Baby Waste Containment Protocol
Paul King 2013
Status of this memo
The purpose of this document is to establish a fluid and semi-solid waste containment protocol for newborn humans (from this point out referred to as babies).
The protocol provides a sex-independent fluid and solid elimination routing protocol that prevents stream separation or packet dumps from contaminating the environment.
Babies are messy. If a diaper is removed chances are good the air touching the baby’s nether-regions will trigger a reaction that generates more liquid or solid waste emitting from the tiny human at full strength.
Digestive problems cause milk and formula to be regurgitated at inopportune times, diapers tend to leak after a while, and explosions cost more in terms of labor and effort involved to clean up than they should.
The idea here is to safe effort, smell, sanity by establishing a set of guidelines by which baby wastes are channeled to their proper destination without being misrouted.
Baby Waste Containment Protocol, hereafter referred to as BWCP, requires a fluid and solids containment canister be located within 10 feet of the baby operator at all times.
Seated operator requirements
Baby wipes, paper towels, burp rags, swaddling cloths and pacifiers should remain within arm’s reach at all times. The theory behind this is when a baby segfaults, there’s no stopping the overflow, however you can improvise with a swaddling cloth or burp rag from a sitting position and contain the stack overflow.
Sometimes babies like to come to bed with their operators before they are placed in their containment chamber for the night. In the event a baby is placed in the bed, the bladder and bowels will become so excited at this prospect that fluids will rush to overflow the diaper and let you know how happy baby is.
Alternately, large amounts of milk, colostrum, or general infant vomit will decide to emit at alarming rates.
Baby should be on a towel that’s sufficiently thick to block rapid liquid passthrough. Towel should also extend four inches in any direction that the baby might be looking.
Changing: tables / bassinet changers
One would think that a changing table or a bassinet with a changer built on top would contain all the elements that would be needed to contain baby fluids. One would be wrong.
Ensure that your changing location is waterproof before proceeding. Should it not be, make it so.
Care should be taken to aim the down-end of the female in a direction where there’s fluid containment available. Baby girls can shoot streams at 90 degree angles, so containment along their axis should be considered.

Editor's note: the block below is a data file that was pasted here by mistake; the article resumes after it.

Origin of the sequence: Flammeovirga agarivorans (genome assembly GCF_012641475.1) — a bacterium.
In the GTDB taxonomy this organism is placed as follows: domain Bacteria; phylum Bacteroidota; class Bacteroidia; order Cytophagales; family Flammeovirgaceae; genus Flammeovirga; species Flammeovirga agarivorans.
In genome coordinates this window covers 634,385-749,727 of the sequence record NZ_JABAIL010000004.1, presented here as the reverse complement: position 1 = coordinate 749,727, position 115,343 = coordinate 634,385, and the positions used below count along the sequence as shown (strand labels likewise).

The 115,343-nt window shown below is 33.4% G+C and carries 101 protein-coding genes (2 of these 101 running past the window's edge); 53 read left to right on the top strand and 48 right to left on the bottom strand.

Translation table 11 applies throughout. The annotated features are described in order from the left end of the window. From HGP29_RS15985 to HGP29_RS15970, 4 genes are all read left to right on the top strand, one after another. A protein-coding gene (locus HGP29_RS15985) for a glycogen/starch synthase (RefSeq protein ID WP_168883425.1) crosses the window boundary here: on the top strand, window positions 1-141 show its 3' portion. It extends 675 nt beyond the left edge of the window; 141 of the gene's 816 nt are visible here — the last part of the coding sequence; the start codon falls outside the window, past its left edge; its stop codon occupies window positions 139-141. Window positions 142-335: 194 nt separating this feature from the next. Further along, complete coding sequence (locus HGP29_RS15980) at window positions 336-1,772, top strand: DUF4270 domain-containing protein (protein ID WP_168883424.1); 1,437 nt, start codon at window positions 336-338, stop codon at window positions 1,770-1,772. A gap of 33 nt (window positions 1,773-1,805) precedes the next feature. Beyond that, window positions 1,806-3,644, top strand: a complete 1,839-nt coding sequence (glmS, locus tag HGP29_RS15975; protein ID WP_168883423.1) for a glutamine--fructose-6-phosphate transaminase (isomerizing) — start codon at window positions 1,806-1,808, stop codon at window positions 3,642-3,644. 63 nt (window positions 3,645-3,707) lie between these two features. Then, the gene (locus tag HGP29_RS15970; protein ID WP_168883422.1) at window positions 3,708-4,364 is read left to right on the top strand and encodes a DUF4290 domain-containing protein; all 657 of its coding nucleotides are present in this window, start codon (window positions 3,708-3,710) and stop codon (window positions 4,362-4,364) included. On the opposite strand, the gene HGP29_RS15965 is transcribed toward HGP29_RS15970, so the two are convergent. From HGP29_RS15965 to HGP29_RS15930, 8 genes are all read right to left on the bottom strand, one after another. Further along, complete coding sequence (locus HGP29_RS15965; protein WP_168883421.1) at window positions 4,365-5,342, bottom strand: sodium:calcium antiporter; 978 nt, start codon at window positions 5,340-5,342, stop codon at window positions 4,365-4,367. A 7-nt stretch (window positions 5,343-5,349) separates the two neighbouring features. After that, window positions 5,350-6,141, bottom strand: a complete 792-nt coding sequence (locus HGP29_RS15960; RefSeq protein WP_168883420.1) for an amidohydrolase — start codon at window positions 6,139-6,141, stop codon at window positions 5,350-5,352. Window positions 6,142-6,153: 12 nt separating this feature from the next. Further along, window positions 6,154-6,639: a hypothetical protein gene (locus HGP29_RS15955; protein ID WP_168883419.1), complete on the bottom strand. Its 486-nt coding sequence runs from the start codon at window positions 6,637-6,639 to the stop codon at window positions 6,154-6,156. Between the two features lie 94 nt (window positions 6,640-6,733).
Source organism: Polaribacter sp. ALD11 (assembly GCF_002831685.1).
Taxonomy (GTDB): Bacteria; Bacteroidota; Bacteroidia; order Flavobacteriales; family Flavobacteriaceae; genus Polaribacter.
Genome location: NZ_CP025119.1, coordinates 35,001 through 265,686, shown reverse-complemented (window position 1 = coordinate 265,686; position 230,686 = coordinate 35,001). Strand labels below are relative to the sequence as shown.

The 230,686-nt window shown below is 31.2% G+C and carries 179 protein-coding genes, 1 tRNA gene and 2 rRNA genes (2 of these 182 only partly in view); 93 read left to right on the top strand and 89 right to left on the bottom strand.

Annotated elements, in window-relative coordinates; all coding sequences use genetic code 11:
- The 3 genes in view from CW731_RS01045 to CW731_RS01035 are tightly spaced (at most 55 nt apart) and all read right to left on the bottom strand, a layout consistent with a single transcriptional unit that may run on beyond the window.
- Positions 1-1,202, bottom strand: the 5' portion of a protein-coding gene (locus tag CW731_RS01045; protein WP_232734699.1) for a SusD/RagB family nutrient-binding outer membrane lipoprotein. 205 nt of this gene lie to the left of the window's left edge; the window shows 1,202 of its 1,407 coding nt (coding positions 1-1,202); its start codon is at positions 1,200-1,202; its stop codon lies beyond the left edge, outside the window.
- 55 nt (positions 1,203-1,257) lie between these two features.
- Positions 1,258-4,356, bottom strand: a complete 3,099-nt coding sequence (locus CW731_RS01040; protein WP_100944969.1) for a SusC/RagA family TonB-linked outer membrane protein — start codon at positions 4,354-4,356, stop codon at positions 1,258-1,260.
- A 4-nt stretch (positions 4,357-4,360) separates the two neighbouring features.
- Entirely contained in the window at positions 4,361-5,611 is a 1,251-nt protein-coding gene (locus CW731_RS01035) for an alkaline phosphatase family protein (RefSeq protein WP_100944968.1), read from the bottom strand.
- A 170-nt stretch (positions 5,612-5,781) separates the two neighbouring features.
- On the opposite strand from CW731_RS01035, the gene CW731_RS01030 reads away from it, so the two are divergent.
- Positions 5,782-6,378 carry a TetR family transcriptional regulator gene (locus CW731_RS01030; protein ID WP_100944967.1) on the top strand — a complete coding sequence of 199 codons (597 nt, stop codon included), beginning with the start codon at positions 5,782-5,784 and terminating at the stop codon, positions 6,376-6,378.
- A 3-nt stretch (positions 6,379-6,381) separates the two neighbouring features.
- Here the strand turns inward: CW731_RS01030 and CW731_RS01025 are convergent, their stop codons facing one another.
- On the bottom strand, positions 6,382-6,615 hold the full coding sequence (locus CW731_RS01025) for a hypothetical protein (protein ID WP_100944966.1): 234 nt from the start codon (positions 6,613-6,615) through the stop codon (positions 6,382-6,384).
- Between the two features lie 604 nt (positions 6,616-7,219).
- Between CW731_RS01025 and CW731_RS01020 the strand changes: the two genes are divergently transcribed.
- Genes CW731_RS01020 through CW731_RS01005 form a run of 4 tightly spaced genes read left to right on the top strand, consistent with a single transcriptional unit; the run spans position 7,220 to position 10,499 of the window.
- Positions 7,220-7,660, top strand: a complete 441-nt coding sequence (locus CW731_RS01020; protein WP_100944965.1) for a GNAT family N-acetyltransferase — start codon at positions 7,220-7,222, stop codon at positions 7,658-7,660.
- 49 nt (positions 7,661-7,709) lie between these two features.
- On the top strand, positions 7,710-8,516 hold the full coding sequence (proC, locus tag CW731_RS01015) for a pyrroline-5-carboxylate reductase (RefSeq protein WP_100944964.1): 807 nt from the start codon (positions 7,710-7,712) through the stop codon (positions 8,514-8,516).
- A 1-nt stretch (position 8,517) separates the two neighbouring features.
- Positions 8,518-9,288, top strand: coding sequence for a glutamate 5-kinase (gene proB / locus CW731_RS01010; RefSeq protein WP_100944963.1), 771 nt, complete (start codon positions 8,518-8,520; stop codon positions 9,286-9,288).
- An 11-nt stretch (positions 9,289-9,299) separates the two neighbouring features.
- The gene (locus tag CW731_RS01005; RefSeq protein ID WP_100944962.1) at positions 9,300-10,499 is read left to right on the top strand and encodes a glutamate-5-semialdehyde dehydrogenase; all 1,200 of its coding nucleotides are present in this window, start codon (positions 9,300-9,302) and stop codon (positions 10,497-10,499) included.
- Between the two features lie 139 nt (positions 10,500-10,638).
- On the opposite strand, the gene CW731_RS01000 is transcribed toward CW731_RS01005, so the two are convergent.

Due to the nature of the liquid release mechanism and the ability to stream at high speeds, you’ll need to implement urine stream blocking or directing. This can be accomplished using a wax Dixie cup, or placing a towel over the nozzle portion to sap the stream strength.
With both models of newborn, it’s a good idea to assume their idea of a good time involves releasing the hounds the instant a diaper is off of them. As such most cleanup should be done while portions of the old dirty diaper are still available to catch errant baby fluid.
Gaseous expulsion procedures
Due to the digestive nature of the beast, after fueling babies will require gas expulsion assistance, otherwise the alarm will go off indicating that baby is unhappy.
Unfortunately the two-stage locking mechanism most adults understand and enjoy that prevents a yawn from re-staging your breakfast is not developed in most babies.
Standard liquid containment protocols require a rag thrown over the shoulder, however that may only discourage mucusy milk from permeating your garments.
Alternate methods are to simply place baby on a towel on a surface and gently attack their backside with the force of a fighting teddy bear. Generally gaseous emissions from face-down are less violent, and more easy to contain in a set area.
- Changing baby on regular basis to prevent diaper stack overflows
- Addition of gas management routine
- Arms-length docrine
Items to consider
- Babies produce fluids
- Loose fluids always go down
- Anything under a baby is always at risk
- Transporting baby to baby waste container jeopardizes the vomit, urine, and fecal homeostasis you’re attempting to maintain in your abode
- Cleaning up baby expulsions robs your baby of valuable you time and vice-versa. With protocols in place you can add up to an hour a day of not cleaning and redirect that into your child.